I had always been fascinated with Marie Antoinette and I had always been a writer, in one form or fashion, but it wasn't until I read Sandra's book I considered combining my two passions. A year later, after many crack of dawn writing sessions, I completed my first historical novel about Marie Antoinette. Since then, I have written five other historical novels.
My novels have not been published yet, but I know when they finally reach the hands of some smart editor who shares my penchant for the French Revolution, I will have Sandra Gulland to thank for it. Her novel inspired my novels.
So, without further ado, here is my interview with the fabulous and influential Sandra Gulland.
LMB: First, let me apologize in advance if the blatant fawning I am about to do over you and your novels causes you any discomfort. As you know (though my readers may not) I have been one of your more ardent devotees for ten years now (since I first discovered the Josephine B. trilogy). Thank you for graciously consenting to my requests for interviews (Ms. Gulland’s previous quotes have appeared in articles I wrote for Writers Digest and Writers Journal). Also, thanks for not misunderstanding my worshipfulness as something creepy. I promise, I am not a stalker!
SG: Leah, stalk on! I'm flattered.
LMB: I have always known I wanted to be a writer, but I did not know I wanted to write historical fiction until I read Rosalind Laker’s To Dance with Kings and your novel, The Many Lives and Secret Sorrows of Josephine B. (I guess that means, I have you to blame…I mean, thank, for this alternately agonizing and ecstatic ride down the road to publishing). Which authors have influenced your writing?
SG: The first historical novel that enchanted me was a slim, spare novel: A Walk with Love and Death by Hans Koning (then Koningberger). I adored this book, and carried it with me always. I still aspire to write a similar work: something short, elegant in every detail, tremendously romantic, yet tragic.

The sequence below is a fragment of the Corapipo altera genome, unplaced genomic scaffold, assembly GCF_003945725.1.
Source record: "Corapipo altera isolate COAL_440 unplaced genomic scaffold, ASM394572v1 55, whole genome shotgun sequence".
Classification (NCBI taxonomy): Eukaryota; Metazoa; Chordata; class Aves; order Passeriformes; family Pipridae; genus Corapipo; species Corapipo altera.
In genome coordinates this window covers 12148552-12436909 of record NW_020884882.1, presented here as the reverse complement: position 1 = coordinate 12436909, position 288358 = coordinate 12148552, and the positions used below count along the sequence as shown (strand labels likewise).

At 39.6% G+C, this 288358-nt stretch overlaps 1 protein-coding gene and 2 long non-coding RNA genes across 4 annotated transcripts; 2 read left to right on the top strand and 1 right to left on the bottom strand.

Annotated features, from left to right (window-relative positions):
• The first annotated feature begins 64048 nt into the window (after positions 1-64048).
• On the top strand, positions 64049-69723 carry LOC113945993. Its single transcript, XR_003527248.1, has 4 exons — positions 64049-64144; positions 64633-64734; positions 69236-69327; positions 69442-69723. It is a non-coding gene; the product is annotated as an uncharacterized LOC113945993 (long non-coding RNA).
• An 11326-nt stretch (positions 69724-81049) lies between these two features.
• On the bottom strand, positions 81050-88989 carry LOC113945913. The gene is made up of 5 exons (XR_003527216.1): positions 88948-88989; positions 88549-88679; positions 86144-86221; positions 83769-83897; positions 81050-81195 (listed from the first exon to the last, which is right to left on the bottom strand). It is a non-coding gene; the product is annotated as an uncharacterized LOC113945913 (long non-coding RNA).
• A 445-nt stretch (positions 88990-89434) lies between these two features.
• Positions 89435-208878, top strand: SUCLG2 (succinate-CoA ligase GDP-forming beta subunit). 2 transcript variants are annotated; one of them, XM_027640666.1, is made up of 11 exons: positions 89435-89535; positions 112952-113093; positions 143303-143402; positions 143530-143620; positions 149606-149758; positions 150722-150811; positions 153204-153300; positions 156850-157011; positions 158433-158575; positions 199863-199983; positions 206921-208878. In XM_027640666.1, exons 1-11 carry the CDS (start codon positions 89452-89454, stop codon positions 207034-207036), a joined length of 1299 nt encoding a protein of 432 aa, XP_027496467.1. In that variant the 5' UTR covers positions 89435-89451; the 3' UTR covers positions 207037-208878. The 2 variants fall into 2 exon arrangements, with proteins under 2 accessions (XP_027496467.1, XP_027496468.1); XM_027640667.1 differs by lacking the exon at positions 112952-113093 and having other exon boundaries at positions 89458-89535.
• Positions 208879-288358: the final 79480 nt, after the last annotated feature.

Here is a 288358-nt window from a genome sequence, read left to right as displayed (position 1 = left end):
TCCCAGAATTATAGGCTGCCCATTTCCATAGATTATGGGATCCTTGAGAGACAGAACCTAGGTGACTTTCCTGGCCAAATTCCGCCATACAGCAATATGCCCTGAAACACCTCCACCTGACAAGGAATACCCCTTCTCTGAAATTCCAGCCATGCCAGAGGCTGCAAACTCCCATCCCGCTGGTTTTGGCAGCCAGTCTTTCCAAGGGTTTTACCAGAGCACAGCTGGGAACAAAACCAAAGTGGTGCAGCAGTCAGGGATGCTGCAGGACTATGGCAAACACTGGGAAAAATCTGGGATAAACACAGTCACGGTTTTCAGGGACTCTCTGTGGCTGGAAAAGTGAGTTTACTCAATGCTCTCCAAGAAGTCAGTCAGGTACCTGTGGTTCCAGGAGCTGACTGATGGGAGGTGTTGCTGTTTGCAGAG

From Koning, I learned that historical fiction did not need to be flowery or long: the novel is only 144 pages long.
Here is the first sentence: "In the spring of that year, 1358, the peasants of northern France did not sow their fields any more."
That's a perfect detail.
In the next paragraph: "The war was in its twentieth year, but I was happy."
That says so much. Koning is a writer who hones every sentence; that's a writer I admire.
I wrote to Hans Koning several time, to let him how much his work meant to me; alas, by the time a letter did get through, he had died.
LMB: I have met my share of published authors and have found many of them to be rather narcissistic and competitive. One thing that has always impressed me about you is that you mentor new writers. Take your recent blog post, first instance: A reader asked you a question about dialogue and you offered a wonderfully instructive answer. What advice would you give to someone just starting a career in novel writing?
SG: (Thank you. You are kind.)
1) Understand that you are unlikely to earn money being a writer, and that the only reason to pursue such a vocation is that you're compelled to do so, simply for the love of it.
2) Understand that it takes a very long time to get to the point where you are publishable. (As in years.) It's similar to getting a doctorate.
3) Write, write, write: regardless. Revise. ("Revision" = re-vision.)
4) Understand that this is a craft that must to be learned, so study books on the craft of writing.
5) Read constantly—especially books similar to the ones you aspire to write.
6) Build up a Net 2.0 presence: set up a website, blog, Tweet, Facebook.
7) Don't send your manuscript out for consideration until 5 readers have told you that it's indeed ready to go.
8) Collect rejections: it's rare for a writer to be published without first having a stack of them. It's an important first step. Plus, it proves that you are tough enough to be a writer.
9) Go to readings: observe how it's done. As a writer, you will have a private self as well as a public one. Get comfortable with that.
10) Get to know other writers, on-line, off-line; join the community. Create your tribe.
11) Never give up.
LMB: Do you belong to any writer’s groups and what are your thoughts on them?
SG: I belong to two writer's groups—one back home in Canada, and another one south, at our winter home in Mexico. Both are very small and have mostly to do with emotional support. I rarely show work from a novel I'm in the process of writing: I think it's hard to evaluate a bit of a novel out of context. When a work is ready to show — a 3rd or 4th or 5th draft — I'll get them to read it.
LMB: How do you organize your notes before writing your first draft? Do you use note cards, a detailed outline, storyboards, bulletin boards?